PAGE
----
Fucked Up

Glass Boys

BY Michael RancicPublished May 30, 2014

Fucked Up have always expressed a kind of anxiety or self-awareness in relation to their commercial success, and how it inevitably distances the band from their roots — especially following the acclaim of 2008's The Chemistry of Common Life. They used the money they were awarded by the Polaris Music Prize in 2009 to fund a seven-inch to benefit several charities, and they formed the Long Winter concert series in Toronto to not only foster a sense of community in the city's arts and music scene, but to keep their own feet firmly planted within those worlds. Their latest record, Glass Boys, is the first time that they're expressing such feelings directly in their music.

After more than ten years since they started the band, how can they reconcile who they are now with the young punks they were and the band they wanted to be? It's not a simple question, but they handle it capably, with an impassioned record that feels like their most raw, personal work to date.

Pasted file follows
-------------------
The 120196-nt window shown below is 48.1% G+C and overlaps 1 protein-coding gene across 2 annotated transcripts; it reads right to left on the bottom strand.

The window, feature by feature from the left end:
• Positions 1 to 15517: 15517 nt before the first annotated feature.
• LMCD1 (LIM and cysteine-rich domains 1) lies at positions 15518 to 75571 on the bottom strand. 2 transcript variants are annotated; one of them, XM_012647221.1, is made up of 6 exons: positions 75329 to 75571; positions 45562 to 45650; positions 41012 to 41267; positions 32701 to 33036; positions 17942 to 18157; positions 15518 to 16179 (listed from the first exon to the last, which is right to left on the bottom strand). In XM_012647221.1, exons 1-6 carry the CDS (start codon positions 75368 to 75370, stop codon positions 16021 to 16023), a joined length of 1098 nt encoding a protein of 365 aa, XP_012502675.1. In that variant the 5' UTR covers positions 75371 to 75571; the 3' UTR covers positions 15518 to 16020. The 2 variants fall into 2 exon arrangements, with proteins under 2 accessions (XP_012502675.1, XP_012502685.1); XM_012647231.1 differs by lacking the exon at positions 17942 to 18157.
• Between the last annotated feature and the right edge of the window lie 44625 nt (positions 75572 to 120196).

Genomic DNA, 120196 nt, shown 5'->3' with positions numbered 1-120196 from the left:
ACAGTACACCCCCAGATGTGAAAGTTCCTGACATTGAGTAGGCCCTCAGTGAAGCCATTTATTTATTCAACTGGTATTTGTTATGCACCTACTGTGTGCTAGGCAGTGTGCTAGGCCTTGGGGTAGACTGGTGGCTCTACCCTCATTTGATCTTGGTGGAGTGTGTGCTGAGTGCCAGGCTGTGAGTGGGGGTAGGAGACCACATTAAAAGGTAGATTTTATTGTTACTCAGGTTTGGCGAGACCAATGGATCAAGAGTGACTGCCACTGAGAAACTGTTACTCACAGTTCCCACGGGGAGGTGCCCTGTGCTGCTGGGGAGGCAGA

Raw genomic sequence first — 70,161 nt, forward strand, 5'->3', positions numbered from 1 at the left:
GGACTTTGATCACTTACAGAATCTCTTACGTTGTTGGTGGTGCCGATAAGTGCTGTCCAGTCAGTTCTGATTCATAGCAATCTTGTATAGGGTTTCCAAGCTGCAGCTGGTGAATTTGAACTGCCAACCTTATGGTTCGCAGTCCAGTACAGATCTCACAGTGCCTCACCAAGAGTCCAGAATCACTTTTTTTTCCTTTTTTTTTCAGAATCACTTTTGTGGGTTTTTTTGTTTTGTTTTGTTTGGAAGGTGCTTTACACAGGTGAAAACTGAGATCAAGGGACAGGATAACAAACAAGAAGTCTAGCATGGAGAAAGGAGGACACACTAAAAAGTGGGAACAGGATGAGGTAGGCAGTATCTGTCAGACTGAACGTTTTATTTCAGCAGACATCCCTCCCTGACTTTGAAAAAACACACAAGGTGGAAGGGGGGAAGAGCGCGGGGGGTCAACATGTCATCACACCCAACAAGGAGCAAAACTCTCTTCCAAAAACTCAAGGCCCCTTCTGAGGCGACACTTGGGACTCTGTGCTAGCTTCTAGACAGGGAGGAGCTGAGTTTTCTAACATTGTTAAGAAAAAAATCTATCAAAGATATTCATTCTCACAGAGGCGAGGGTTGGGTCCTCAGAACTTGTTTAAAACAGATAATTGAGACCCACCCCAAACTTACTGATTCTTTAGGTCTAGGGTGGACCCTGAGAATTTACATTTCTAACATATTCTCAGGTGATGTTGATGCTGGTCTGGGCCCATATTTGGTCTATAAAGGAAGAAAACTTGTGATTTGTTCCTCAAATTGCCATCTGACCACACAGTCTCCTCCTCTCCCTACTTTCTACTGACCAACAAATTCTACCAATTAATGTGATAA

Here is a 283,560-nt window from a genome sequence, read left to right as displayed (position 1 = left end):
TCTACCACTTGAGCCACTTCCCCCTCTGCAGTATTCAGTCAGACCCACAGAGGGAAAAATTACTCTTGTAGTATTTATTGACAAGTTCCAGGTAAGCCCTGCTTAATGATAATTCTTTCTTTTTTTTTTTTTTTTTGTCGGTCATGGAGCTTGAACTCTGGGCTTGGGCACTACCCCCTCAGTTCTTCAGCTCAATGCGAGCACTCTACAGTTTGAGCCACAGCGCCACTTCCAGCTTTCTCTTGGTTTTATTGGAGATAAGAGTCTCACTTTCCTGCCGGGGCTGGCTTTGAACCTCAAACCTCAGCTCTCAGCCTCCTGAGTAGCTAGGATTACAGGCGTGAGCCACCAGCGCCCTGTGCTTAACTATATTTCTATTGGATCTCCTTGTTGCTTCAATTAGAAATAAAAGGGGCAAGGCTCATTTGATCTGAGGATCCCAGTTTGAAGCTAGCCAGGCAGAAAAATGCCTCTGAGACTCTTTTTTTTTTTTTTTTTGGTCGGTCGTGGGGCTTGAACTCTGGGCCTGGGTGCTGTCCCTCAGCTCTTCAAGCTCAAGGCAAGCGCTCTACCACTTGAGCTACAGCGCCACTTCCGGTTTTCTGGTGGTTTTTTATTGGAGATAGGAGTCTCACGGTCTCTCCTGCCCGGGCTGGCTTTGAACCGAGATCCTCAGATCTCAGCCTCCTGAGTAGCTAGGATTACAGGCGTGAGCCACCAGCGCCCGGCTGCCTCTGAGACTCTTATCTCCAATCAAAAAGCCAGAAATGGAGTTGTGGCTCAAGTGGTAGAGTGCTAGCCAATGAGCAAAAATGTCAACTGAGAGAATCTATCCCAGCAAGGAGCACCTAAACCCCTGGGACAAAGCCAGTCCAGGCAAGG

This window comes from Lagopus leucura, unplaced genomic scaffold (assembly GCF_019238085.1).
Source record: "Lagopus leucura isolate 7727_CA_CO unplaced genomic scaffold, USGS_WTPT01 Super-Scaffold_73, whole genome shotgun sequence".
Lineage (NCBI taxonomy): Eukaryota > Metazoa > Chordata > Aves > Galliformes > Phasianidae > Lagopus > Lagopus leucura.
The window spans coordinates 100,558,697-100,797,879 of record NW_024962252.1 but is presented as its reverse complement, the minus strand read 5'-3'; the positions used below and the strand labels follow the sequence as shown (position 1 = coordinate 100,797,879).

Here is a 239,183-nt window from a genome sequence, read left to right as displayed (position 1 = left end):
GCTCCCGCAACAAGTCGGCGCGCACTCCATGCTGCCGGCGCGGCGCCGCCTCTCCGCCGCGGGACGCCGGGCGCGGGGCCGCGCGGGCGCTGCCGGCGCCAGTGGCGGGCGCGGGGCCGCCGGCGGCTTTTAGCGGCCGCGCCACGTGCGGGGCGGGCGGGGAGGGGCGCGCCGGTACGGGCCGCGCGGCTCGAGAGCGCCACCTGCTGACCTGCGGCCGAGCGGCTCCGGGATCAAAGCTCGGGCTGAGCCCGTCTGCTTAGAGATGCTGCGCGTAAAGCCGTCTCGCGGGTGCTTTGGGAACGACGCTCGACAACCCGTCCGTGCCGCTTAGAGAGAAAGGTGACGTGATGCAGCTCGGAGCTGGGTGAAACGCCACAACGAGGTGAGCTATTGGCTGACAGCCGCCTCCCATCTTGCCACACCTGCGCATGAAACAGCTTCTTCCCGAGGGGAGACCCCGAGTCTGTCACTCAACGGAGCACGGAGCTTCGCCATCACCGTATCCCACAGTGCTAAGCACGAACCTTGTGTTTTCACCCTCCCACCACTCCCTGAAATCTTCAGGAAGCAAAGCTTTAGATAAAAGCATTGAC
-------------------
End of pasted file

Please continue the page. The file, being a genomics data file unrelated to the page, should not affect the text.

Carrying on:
Musically, Glass Boys is consistent with what they've done before, but is notably leaner, as its ten tracks clock in at about 43 minutes. That's not to say that Fucked Up have abandoned their grand, the Who-sized sound; from the first few hits of Jonah Falco's bass drum, it's clear that they aim to be just as loud and commanding as usual. Falco's drumming is of particular note here, as it's been double-tracked, adding a dizzying frenetic energy to the songs, his literal changes of pace playing up the tension of feeling caught between young and old. The opening track, "Echo Boom," even cleverly references an older Fucked Up anthem, "Generation."

Throughout the record, Damian Abraham takes more chances vocally, while the riffs take a notable step to the side, placing the focus on the band's performance as a whole.

There's definitely a sense throughout Glass Boys that Fucked Up know they're not the only band to age, and are in fact a part of something larger, a tradition they've inherited and will pass on. The irony is that the ethic that keeps the band so grounded and creative is also what makes personal songs such as these so universal and appealing, which will undoubtedly lead to greater acclaim and successes. Glass Boys is the sound of a band reflecting on itself, trying to negotiate the world of success and get out in one piece.
(Arts & Crafts)

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